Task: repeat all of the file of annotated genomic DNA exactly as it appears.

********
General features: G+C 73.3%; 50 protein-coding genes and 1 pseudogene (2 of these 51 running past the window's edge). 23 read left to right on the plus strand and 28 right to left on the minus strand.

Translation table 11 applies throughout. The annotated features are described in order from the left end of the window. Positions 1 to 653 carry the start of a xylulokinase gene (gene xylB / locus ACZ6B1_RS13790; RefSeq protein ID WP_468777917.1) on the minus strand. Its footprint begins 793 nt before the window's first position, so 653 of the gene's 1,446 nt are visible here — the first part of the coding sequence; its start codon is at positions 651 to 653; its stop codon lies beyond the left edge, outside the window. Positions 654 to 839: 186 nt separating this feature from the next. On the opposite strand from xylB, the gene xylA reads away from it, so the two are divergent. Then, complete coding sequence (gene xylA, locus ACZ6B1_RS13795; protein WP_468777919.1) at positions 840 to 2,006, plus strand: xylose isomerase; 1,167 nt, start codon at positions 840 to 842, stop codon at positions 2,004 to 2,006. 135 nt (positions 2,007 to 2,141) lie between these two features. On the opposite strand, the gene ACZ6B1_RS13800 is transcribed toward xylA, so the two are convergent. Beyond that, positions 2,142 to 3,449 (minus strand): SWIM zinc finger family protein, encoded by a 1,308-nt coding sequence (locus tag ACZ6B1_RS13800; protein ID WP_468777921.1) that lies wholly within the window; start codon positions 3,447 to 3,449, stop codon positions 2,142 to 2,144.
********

General features: G+C 73.3%; 50 protein-coding genes and 1 pseudogene (2 of these 51 running past the window's edge). 23 read left to right on the plus strand and 28 right to left on the minus strand.

Translation table 11 applies throughout. The annotated features are described in order from the left end of the window. Positions 1 to 653 carry the start of a xylulokinase gene (gene xylB / locus ACZ6B1_RS13790; RefSeq protein ID WP_468777917.1) on the minus strand. Its footprint begins 793 nt before the window's first position, so 653 of the gene's 1,446 nt are visible here — the first part of the coding sequence; its start codon is at positions 651 to 653; its stop codon lies beyond the left edge, outside the window. Positions 654 to 839: 186 nt separating this feature from the next. On the opposite strand from xylB, the gene xylA reads away from it, so the two are divergent. Then, complete coding sequence (gene xylA, locus ACZ6B1_RS13795; protein WP_468777919.1) at positions 840 to 2,006, plus strand: xylose isomerase; 1,167 nt, start codon at positions 840 to 842, stop codon at positions 2,004 to 2,006. 135 nt (positions 2,007 to 2,141) lie between these two features. On the opposite strand, the gene ACZ6B1_RS13800 is transcribed toward xylA, so the two are convergent. Beyond that, positions 2,142 to 3,449 (minus strand): SWIM zinc finger family protein, encoded by a 1,308-nt coding sequence (locus tag ACZ6B1_RS13800; protein ID WP_468777921.1) that lies wholly within the window; start codon positions 3,447 to 3,449, stop codon positions 2,142 to 2,144.